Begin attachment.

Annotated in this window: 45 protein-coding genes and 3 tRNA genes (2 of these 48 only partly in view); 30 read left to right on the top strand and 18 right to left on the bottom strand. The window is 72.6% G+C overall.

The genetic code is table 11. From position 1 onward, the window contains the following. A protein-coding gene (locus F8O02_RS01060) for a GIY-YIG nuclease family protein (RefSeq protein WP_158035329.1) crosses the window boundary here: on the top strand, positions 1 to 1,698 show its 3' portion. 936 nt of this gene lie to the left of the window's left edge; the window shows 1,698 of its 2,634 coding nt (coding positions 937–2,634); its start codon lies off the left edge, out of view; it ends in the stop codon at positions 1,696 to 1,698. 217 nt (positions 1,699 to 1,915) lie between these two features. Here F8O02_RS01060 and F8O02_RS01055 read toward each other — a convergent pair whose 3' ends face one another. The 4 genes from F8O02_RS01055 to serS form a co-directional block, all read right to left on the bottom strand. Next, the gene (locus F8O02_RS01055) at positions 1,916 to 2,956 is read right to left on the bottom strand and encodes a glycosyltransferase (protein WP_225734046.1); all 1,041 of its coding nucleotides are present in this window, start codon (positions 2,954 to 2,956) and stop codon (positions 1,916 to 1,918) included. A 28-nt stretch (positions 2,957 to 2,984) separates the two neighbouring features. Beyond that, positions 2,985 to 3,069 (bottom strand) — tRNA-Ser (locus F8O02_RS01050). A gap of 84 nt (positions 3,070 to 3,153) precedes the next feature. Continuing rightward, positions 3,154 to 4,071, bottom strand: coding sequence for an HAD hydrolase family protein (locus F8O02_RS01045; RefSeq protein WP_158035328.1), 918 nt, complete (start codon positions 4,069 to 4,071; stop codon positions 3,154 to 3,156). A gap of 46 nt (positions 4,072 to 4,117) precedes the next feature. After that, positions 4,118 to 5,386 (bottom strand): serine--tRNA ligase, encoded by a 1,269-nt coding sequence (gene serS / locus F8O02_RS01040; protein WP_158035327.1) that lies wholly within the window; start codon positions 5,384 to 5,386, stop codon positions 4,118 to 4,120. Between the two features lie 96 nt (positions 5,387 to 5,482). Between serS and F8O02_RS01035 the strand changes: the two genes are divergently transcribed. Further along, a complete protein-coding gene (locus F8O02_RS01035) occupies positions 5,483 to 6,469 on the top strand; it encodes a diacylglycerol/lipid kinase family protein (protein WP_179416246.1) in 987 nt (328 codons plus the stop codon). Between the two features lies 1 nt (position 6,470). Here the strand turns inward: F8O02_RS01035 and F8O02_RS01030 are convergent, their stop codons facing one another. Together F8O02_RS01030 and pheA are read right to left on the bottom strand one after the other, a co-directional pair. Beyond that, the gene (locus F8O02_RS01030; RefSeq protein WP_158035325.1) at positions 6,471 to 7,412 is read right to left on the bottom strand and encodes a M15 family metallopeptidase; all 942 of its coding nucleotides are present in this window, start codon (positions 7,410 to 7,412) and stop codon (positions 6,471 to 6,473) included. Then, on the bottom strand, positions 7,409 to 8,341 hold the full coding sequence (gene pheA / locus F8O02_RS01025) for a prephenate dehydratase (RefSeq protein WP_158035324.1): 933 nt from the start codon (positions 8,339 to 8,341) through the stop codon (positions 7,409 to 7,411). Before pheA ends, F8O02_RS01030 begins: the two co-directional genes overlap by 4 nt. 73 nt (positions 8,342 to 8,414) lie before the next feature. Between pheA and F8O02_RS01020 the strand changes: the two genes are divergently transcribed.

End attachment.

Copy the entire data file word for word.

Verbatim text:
Annotated in this window: 45 protein-coding genes and 3 tRNA genes (2 of these 48 only partly in view); 30 read left to right on the top strand and 18 right to left on the bottom strand. The window is 72.6% G+C overall.

The genetic code is table 11. From position 1 onward, the window contains the following. A protein-coding gene (locus F8O02_RS01060) for a GIY-YIG nuclease family protein (RefSeq protein WP_158035329.1) crosses the window boundary here: on the top strand, positions 1 to 1,698 show its 3' portion. 936 nt of this gene lie to the left of the window's left edge; the window shows 1,698 of its 2,634 coding nt (coding positions 937–2,634); its start codon lies off the left edge, out of view; it ends in the stop codon at positions 1,696 to 1,698. 217 nt (positions 1,699 to 1,915) lie between these two features. Here F8O02_RS01060 and F8O02_RS01055 read toward each other — a convergent pair whose 3' ends face one another. The 4 genes from F8O02_RS01055 to serS form a co-directional block, all read right to left on the bottom strand. Next, the gene (locus F8O02_RS01055) at positions 1,916 to 2,956 is read right to left on the bottom strand and encodes a glycosyltransferase (protein WP_225734046.1); all 1,041 of its coding nucleotides are present in this window, start codon (positions 2,954 to 2,956) and stop codon (positions 1,916 to 1,918) included. A 28-nt stretch (positions 2,957 to 2,984) separates the two neighbouring features. Beyond that, positions 2,985 to 3,069 (bottom strand) — tRNA-Ser (locus F8O02_RS01050). A gap of 84 nt (positions 3,070 to 3,153) precedes the next feature. Continuing rightward, positions 3,154 to 4,071, bottom strand: coding sequence for an HAD hydrolase family protein (locus F8O02_RS01045; RefSeq protein WP_158035328.1), 918 nt, complete (start codon positions 4,069 to 4,071; stop codon positions 3,154 to 3,156). A gap of 46 nt (positions 4,072 to 4,117) precedes the next feature. After that, positions 4,118 to 5,386 (bottom strand): serine--tRNA ligase, encoded by a 1,269-nt coding sequence (gene serS / locus F8O02_RS01040; protein WP_158035327.1) that lies wholly within the window; start codon positions 5,384 to 5,386, stop codon positions 4,118 to 4,120. Between the two features lie 96 nt (positions 5,387 to 5,482). Between serS and F8O02_RS01035 the strand changes: the two genes are divergently transcribed. Further along, a complete protein-coding gene (locus F8O02_RS01035) occupies positions 5,483 to 6,469 on the top strand; it encodes a diacylglycerol/lipid kinase family protein (protein WP_179416246.1) in 987 nt (328 codons plus the stop codon). Between the two features lies 1 nt (position 6,470). Here the strand turns inward: F8O02_RS01035 and F8O02_RS01030 are convergent, their stop codons facing one another. Together F8O02_RS01030 and pheA are read right to left on the bottom strand one after the other, a co-directional pair. Beyond that, the gene (locus F8O02_RS01030; RefSeq protein WP_158035325.1) at positions 6,471 to 7,412 is read right to left on the bottom strand and encodes a M15 family metallopeptidase; all 942 of its coding nucleotides are present in this window, start codon (positions 7,410 to 7,412) and stop codon (positions 6,471 to 6,473) included. Then, on the bottom strand, positions 7,409 to 8,341 hold the full coding sequence (gene pheA / locus F8O02_RS01025) for a prephenate dehydratase (RefSeq protein WP_158035324.1): 933 nt from the start codon (positions 8,339 to 8,341) through the stop codon (positions 7,409 to 7,411). Before pheA ends, F8O02_RS01030 begins: the two co-directional genes overlap by 4 nt. 73 nt (positions 8,342 to 8,414) lie before the next feature. Between pheA and F8O02_RS01020 the strand changes: the two genes are divergently transcribed.